Friday, February 27, 2015

A Culture of Narcisissm



It's getting harder and harder to ignore the fact that something is very wrong in the Church and in the world. One of the symptoms is the current epidemic of narcissism. In a much earlier post, I mentioned the fact that, according to published reports, Pope Francis has decried the fact that narcissistic behavior is apparent, even at the level of the Vatican.

So, if that's the case, we can expect to see much disorder in society as well. It's a pious believe that what happens in the Catholic Church, founded 2,000 years ago by Christ himself, is reflected in the state of the world. So it's no surprise that Pope Francis, the 266th leader of the Church, is hoping to change some hearts.

Yesterday, while watching Mass on EWTN, I was struck that the celebrant, in his homily, also mentioned the huge problem of narcissism and its attendant proud, arrogant and haughty behavior.

So, how do we survive, when narcissists seem to be everywhere? I certainly don't have all the answers, but here are a few things I've learned from an unfortunate encounter with church bullies, whom appeared to suffer from what psychologists call narcissistic personality disorder.

  1. Keep Your Expectations Low. We are living in very disordered times. Don't expect a perfect church experience.
  2. Watch Your Back. Be careful whom you trust at church, especially when you're just getting to know them. Troubled times breed troubled souls, and many of them gravitate toward church, hoping to find a purpose in life. Sometimes, these people can become extremely territorial and psychologically aggressive.
  3. Change Parishes. If a situation becomes intolerable, and a chief instigator manages to make life difficult, your spiritual life may suffer. Moving away from this toxic environment is probably your best option, even if it means driving a distance to Mass.
  4. Pray a Lot. This can include special prayers for spiritual protection, which I've talked about in the past, and will discuss again in a future post.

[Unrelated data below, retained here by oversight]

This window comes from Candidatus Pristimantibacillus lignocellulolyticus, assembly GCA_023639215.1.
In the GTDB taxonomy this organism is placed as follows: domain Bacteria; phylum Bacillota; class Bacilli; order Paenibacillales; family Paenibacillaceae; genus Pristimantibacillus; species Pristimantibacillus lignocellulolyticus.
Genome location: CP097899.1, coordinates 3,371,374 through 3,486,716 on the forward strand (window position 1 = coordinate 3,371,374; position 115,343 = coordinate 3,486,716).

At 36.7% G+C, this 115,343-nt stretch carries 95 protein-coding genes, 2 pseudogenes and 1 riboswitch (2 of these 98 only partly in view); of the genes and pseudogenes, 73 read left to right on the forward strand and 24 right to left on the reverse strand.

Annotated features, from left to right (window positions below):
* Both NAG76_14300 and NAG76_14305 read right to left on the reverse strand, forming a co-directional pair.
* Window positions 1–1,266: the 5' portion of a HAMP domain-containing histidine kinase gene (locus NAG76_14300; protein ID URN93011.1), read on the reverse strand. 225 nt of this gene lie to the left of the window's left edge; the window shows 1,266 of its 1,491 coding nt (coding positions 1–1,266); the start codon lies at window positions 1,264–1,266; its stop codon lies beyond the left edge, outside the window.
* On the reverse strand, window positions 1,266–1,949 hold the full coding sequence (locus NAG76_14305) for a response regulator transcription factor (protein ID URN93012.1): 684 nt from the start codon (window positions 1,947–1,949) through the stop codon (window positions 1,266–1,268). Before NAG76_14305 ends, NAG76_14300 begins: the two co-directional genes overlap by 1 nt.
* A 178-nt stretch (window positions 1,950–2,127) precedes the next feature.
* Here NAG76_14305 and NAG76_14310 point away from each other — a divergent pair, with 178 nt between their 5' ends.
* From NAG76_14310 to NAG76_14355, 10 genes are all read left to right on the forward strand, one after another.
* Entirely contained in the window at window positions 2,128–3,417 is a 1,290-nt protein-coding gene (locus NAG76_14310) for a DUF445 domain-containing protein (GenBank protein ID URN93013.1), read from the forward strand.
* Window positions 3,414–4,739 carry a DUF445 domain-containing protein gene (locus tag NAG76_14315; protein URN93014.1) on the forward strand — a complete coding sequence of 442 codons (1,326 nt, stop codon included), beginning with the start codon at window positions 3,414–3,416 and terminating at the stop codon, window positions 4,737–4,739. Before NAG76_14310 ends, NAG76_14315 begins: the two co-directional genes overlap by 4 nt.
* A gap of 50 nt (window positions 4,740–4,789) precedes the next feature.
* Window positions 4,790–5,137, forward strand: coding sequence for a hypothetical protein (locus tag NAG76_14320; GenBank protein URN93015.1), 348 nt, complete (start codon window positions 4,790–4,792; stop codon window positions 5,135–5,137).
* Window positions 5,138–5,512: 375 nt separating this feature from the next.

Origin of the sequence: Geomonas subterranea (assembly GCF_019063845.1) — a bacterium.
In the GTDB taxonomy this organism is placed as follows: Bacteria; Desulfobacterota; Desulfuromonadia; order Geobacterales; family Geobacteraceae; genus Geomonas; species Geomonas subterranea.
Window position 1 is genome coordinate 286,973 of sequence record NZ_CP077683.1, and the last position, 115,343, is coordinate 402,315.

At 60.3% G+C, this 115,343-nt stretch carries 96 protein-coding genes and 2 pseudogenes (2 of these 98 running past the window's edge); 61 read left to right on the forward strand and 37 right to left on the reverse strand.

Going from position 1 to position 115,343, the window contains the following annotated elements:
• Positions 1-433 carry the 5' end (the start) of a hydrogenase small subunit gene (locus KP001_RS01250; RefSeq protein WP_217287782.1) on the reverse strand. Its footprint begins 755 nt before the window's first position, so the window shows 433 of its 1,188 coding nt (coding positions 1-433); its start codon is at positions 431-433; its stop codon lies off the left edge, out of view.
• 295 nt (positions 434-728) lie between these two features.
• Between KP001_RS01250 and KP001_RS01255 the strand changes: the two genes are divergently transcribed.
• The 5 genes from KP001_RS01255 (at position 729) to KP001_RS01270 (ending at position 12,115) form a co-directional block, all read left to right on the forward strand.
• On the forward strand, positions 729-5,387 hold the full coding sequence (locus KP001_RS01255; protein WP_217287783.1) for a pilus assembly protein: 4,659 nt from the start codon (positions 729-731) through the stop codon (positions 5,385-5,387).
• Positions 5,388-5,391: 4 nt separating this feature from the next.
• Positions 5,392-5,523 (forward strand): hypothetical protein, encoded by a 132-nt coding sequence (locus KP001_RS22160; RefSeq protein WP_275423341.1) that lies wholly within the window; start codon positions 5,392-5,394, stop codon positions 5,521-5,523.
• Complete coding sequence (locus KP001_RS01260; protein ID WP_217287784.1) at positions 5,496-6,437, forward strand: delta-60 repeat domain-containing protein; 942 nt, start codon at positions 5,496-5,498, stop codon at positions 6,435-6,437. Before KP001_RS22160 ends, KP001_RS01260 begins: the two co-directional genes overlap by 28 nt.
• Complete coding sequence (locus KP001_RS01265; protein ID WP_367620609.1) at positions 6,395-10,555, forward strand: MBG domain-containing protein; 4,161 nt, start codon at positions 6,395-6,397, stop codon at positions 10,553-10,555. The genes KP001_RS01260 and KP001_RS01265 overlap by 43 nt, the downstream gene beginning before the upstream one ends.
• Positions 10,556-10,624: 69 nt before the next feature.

5. Pray for the Bullies. People who emotionally abuse others are in dire, desperate need of prayer and conversion. We'd hate to have this jeopardize their eternal salvation. We are praying for them to become the people God wants them to be.
  6. Life is Short. This too shall pass. Very soon, for all of us, we'll enter eternity. Will yourself to forgive these bullies. With time, this is possible. Don't let them keep you out of Heaven.



Original Pixabay image by blickpixel

Friday, February 20, 2015

A Church Bully's View of Morality



Church bullies have a strange sense of morality. They are overly focused on one type of sin, which they observe or imagine others engaged in. The predators I've met are very quick to point out if someone isn't dressed modestly enough, if their children are not dressed appropriately or if someone's marital situation is not in accordance with God's commandments.

These folks also love to dredge up past sins (of others), and talk about them to anyone who will listen. They seem to forget that going to confession with sincere repentance means that a person gains God's forgiveness. If He forgives someone, then we should as well. (This blog is written from a Catholic perspective, but all are welcome to read, follow and comment.)

Also, they seem oblivious to the fact that if God is keeping someone alive, He dearly loves them. We must do the same.

Curiously, these abusers become almost obsessed with one type of sin. But there are others, which are also highly immoral. For instance, slander, gossip and bearing false witness against your neighbor are downright evil. So is conspiring to drive an individual or a family from a parish or other place of worship. But, somehow, church bullies turn a blind eye to their own failings.

Morality means so much more than simply living a chaste life, and expending a considerable amount of energy to make sure others are doing the same.

Original Pixabay image by Bonnybbx